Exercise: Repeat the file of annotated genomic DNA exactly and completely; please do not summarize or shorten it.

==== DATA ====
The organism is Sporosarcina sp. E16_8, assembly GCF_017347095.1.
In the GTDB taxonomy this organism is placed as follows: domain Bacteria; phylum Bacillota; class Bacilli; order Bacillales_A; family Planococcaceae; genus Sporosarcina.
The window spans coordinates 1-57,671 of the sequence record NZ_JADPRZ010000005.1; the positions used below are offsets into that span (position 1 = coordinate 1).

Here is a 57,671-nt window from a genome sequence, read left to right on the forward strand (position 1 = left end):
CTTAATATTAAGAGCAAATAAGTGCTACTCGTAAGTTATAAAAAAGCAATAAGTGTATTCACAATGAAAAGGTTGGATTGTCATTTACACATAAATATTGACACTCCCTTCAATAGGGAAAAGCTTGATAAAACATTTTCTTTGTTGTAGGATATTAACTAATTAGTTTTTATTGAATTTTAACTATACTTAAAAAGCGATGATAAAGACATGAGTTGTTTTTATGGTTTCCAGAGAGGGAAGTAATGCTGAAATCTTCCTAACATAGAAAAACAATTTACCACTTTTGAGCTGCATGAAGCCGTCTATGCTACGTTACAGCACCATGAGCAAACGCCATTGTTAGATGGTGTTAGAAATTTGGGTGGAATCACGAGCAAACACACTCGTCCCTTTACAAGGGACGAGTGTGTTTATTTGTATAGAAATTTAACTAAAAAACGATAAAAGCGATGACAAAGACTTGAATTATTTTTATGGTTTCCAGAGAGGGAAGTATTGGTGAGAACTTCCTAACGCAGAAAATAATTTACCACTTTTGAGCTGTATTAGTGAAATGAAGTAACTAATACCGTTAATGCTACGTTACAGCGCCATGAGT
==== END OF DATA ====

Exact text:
The organism is Sporosarcina sp. E16_8, assembly GCF_017347095.1.
In the GTDB taxonomy this organism is placed as follows: domain Bacteria; phylum Bacillota; class Bacilli; order Bacillales_A; family Planococcaceae; genus Sporosarcina.
The window spans coordinates 1-57,671 of the sequence record NZ_JADPRZ010000005.1; the positions used below are offsets into that span (position 1 = coordinate 1).

Here is a 57,671-nt window from a genome sequence, read left to right on the forward strand (position 1 = left end):
CTTAATATTAAGAGCAAATAAGTGCTACTCGTAAGTTATAAAAAAGCAATAAGTGTATTCACAATGAAAAGGTTGGATTGTCATTTACACATAAATATTGACACTCCCTTCAATAGGGAAAAGCTTGATAAAACATTTTCTTTGTTGTAGGATATTAACTAATTAGTTTTTATTGAATTTTAACTATACTTAAAAAGCGATGATAAAGACATGAGTTGTTTTTATGGTTTCCAGAGAGGGAAGTAATGCTGAAATCTTCCTAACATAGAAAAACAATTTACCACTTTTGAGCTGCATGAAGCCGTCTATGCTACGTTACAGCACCATGAGCAAACGCCATTGTTAGATGGTGTTAGAAATTTGGGTGGAATCACGAGCAAACACACTCGTCCCTTTACAAGGGACGAGTGTGTTTATTTGTATAGAAATTTAACTAAAAAACGATAAAAGCGATGACAAAGACTTGAATTATTTTTATGGTTTCCAGAGAGGGAAGTATTGGTGAGAACTTCCTAACGCAGAAAATAATTTACCACTTTTGAGCTGTATTAGTGAAATGAAGTAACTAATACCGTTAATGCTACGTTACAGCGCCATGAGT